Description

BACKGROUND OF THE INVENTION
1. Field of the Disclosure
The disclosure relates to computer accessories, and more specifically, to a stylus assembly providing input to a capacitive touch screen.
2. Description of the Related Art
Capacitive touch screens are widely used for device input, providing a more natural and user-friendly means of interaction. Input by way of a stylus has long been available, with the attendant replication of conventional handwriting offering a familiar input experience. Such applications, however, often require the touch screen capacitance to be configured specifically to accept input through a contact area corresponding to the end of the stylus.
With recent innovations in functionality and application development, capacitive touch screens are experiencing a dramatic surge in popularity. A significant number of these, however, are configured for input by a user's fingertip, for convenience. A limitation arises accordingly for users preferring stylus input or applications requiring the same.
One solution provides a stylus terminating in a contact portion of a size approximating the contact area of a user's fingertip, thereby meeting the capacitive requirement of the touch screen. The excessive size requirement of the stylus, however, seriously detracts from an input experience replicating conventional handwriting.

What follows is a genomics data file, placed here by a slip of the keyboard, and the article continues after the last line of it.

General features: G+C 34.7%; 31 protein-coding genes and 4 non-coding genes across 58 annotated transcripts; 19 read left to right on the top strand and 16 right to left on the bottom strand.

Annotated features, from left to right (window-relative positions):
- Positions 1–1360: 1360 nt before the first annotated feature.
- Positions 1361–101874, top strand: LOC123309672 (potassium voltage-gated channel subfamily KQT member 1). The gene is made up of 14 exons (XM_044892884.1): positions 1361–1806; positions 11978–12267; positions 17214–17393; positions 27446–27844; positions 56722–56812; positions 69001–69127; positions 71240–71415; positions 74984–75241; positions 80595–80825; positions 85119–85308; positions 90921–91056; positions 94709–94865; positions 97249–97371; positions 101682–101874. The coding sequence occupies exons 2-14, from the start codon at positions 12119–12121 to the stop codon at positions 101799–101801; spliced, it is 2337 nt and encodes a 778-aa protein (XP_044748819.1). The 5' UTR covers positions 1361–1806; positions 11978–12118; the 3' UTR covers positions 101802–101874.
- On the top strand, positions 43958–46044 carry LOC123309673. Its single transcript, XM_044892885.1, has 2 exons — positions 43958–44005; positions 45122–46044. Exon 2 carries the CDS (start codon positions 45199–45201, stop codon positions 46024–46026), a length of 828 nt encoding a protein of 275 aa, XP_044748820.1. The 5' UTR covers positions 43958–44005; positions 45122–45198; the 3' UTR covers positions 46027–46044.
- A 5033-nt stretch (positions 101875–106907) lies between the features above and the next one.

Yet another solution provides a stylus assembly in which a conventional stylus terminates at a conventionally sized contact end attached to a disc of capacitive material. The disc comprises sufficient capacitive proximity to implement functional input to the touch screen configured for fingertip use. However, the stylus attaches to the disc at a fixed angle, often perpendicular on two axes to the touch screen surface. Alternatively, the stylus may be attached to the disc whereby the angle of the stylus is variable, but configured with resilient members attached thereto such that elastic force returns the stylus to a perpendicular attitude. Inability of the assembly to provide an angle suited to the individual user impairs ease and familiarity of use by failing to fully replicate a preferred and familiar handwriting experience. Constant wear on the disc further necessitates replacement of the entire assembly with regular use, a costly and inconvenient requirement. As well, capacitive capability of the disc is provided by capacitive metal particles suspended within the disc material. With regular use, the disc material can wear away, in which case the embedded particles are exposed, incurring damage on the capacitive surface, especially when supplementary protective layers have been deployed thereon, and impairing smooth interaction of the stylus with the capacitive surface. Also, the particles may be released from the disc material, incurring further damage to the capacitive surface, sullying the environment, and reducing capacitive capability of the device.